A resident of Ojai since 1929, he pursued a career as engineer and surveyor, serving as ex-officio engineer of the city of Ojai for many years. In 1938 he was WPA administrator for the county of Ventura.
Well known for his many and varied interests, he was active throughout his lifetime in civic affairs, serving as trustee to the Ojai Community Art Center and Ojai Civic Association. He was an expert on architecture of the Parthenon, and was often consulted for his intimate and detailed knowledge of the backcountry of the county. He will be remembered by many as the man who kept the Edison Company from putting giant electric poles across the valley mountains.
“The Major” is survived by his three children: John A. Dron, Jr., Mrs. Robert (Dorothy) Rail, and Boyd S. Dron, all of Ojai; a sister, Miss Gladys Dron of Berkeley; and six grandchildren.
Memorial services will be held Sunday, April 15 at 2 p.m. at the Ojai Community Art Center on S. Montgomery St. The family has requested that donations in memory be sent to the Art Center.
The following article was on page 2 of the JULY 16, 1948 edition of THE “OJAI.” It is reprinted here with the permission of the Ojai Valley News. The author is unknown.
NEW RULES FOR KINDERGARTEN ANNOUNCED
Enrollment in the kindergarten classes of the Nordhoff Union Elementary School district will be subject to regulations set up by the school board—regulations made necessary by the lack of sufficient kindergarten space, the coming school year, it was announced today.
With two sessions in the Oak View kindergarten and two at Nordhoff, there were not sufficient accommodations last September and there will be more on a waiting list this coming year, since the new kindergarten at Meiners Oaks will not be completed before February of 1949.
However, there is a solution which should work for the possible benefit of the children in their school work, members of the school board agree.
It is generally accepted that the school entrance age in California is too low, most states setting a higher age. By the sixth grade the average age is a year greater in proportion, showing that the average child either starts in later or has not been promoted at the end of one of the school years. The state convention of elementary school principals last April went on record as favoring a five-year entrance age to kindergarten.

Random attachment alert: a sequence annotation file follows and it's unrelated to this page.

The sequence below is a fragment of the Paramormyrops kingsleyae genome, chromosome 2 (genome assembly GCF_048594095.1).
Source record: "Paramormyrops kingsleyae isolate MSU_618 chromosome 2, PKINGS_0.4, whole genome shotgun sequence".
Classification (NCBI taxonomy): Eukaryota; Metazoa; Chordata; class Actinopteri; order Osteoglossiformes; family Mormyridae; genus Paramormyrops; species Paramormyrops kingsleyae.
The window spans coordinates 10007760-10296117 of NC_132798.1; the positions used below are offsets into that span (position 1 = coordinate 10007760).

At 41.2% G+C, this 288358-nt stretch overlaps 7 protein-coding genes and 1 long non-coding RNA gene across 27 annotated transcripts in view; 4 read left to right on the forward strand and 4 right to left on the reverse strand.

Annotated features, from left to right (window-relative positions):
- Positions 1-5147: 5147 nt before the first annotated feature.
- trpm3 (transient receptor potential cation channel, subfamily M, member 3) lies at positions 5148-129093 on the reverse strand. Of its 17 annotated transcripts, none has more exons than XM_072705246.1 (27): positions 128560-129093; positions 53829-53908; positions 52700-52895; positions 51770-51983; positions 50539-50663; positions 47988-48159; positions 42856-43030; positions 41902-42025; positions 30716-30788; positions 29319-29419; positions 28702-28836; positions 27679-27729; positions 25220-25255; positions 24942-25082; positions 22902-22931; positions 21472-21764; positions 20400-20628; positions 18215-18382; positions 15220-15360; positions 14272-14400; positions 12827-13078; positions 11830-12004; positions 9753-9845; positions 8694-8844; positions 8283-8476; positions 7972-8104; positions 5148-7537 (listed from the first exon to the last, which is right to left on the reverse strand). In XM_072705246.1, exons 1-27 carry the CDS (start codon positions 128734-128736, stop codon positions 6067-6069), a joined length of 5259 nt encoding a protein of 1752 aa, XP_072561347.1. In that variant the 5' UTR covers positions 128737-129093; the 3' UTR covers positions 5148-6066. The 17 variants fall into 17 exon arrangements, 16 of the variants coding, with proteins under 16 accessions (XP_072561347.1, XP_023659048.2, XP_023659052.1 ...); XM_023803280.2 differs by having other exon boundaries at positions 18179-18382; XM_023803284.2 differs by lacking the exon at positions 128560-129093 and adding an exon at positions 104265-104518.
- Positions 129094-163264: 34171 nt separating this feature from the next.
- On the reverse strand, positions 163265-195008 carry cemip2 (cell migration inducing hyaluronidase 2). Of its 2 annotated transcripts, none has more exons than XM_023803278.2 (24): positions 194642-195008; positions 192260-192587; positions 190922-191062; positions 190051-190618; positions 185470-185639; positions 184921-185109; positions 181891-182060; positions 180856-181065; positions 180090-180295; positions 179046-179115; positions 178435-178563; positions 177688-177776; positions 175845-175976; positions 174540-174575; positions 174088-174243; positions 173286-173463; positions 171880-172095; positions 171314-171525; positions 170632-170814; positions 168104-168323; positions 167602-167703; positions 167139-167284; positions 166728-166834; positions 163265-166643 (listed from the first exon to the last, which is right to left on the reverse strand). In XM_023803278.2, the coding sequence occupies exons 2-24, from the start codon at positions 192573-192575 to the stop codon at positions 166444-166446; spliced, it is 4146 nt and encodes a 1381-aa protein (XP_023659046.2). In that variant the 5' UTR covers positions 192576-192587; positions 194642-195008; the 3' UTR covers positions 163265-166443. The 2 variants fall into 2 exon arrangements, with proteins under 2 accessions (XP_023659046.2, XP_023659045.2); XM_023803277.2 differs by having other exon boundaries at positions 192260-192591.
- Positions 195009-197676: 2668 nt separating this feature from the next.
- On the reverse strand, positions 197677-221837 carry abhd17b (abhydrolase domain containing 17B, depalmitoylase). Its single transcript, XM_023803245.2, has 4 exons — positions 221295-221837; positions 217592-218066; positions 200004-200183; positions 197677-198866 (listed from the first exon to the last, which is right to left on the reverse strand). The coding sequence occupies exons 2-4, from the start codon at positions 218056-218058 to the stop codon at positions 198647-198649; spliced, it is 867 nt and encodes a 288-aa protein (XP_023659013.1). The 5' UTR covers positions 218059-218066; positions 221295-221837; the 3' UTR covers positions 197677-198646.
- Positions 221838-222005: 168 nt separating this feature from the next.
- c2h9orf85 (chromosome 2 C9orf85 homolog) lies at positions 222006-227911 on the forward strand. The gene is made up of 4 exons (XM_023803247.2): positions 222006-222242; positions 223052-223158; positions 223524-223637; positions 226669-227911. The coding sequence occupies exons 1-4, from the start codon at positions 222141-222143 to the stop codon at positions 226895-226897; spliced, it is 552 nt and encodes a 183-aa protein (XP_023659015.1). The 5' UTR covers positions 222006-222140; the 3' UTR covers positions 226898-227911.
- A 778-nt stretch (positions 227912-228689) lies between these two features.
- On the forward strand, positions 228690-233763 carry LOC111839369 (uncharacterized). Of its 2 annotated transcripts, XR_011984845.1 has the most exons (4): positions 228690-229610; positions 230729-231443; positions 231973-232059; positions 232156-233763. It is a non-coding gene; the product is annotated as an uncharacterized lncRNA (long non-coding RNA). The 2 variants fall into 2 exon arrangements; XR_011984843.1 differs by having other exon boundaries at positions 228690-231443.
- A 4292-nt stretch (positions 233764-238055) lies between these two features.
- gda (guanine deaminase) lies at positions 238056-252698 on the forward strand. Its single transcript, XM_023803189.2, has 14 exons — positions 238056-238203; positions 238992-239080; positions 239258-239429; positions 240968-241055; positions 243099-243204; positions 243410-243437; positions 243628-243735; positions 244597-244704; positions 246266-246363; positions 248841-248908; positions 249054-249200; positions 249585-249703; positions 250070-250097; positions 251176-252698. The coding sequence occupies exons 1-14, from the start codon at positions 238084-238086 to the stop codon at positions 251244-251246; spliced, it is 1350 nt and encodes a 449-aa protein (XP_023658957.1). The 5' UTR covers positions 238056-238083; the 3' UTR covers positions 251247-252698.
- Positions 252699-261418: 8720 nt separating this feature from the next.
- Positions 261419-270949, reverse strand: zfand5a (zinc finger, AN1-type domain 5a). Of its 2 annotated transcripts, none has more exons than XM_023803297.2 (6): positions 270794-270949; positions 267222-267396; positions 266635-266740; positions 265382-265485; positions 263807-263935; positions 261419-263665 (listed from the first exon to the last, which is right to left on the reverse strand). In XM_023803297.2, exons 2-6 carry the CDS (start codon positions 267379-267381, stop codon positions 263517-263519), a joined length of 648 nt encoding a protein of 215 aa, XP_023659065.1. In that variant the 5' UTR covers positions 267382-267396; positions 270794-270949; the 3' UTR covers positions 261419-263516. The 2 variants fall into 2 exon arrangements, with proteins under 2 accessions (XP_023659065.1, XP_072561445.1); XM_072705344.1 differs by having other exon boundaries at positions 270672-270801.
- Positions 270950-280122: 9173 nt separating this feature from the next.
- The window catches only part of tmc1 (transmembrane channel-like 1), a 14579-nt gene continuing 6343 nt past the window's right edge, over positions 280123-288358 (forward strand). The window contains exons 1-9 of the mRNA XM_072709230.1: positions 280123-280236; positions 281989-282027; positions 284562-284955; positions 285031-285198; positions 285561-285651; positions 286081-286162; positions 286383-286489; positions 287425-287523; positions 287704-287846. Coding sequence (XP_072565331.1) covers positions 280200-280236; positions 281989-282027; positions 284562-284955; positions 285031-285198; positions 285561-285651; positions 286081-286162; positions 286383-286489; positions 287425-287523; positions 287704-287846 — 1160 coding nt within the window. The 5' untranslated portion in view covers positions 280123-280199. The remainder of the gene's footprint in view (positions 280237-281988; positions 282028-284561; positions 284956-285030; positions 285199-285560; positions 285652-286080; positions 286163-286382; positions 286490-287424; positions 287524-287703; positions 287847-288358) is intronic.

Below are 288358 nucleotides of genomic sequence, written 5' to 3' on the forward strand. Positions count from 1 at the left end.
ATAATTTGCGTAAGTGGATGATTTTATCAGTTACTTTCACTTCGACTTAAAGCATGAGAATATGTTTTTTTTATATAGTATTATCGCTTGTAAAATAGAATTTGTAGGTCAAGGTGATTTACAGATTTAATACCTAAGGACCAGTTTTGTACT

Therefore, all children five years of age or older on September 1, 1948, will be admitted to a Nordhoff kindergarten; those from four years and six months to five years, as of September 1, will be placed on a waiting list and after the first day of school those whose ages are greatest will be notified that they may enter, the number allowed to enter depending upon class space still available.
Registration for kindergarteners or other pupils new to the district will be handled in the school office in Ojai beginning August 2. A birth certificate or other official evidence of correct birthdate must be shown to gain enrollment in either kindergarten or first grade. The school office will be open Mondays through Fridays from 9 am to 12 noon and 1 to 4 pm beginning with August 2. In general, the school office will be closed during the month of July.
For the convenience of Oak View children, registration there will be conducted on or about September 1 at that school; an announcement will be given later, after Mrs. Ethel Eitens, principal, has returned from her summer school work. Casitas Springs children will enroll the first day of school, September 13.
The following article first appeared on Page A-2 in the November 11, 1992 edition of the Ojai Valley News. It’s reprinted here with their permission.
David Mason: Linking Past & Future
“In the middle of the Ojai Valley lies a little hamlet, which the people have been kind enough to name after the author of this book.”
—- Charles Nordhoff
“The Ojai Valley (pronounced Ohy) is reached by a drive of 38 miles by way of the Carpenteria and the Casitas Pass…The valley is famous even in California for the abundance and loveliness of its woods of evergreen oaks…the oaks dot the surface of the whole lower valley, and are scattered over it in single specimens and clumps…”
The description crafted by Charles Nordhoff in his 1882 edition of “California for Health, Pleasure, and Residence” is a vision shared in many ways by one special Ojai man.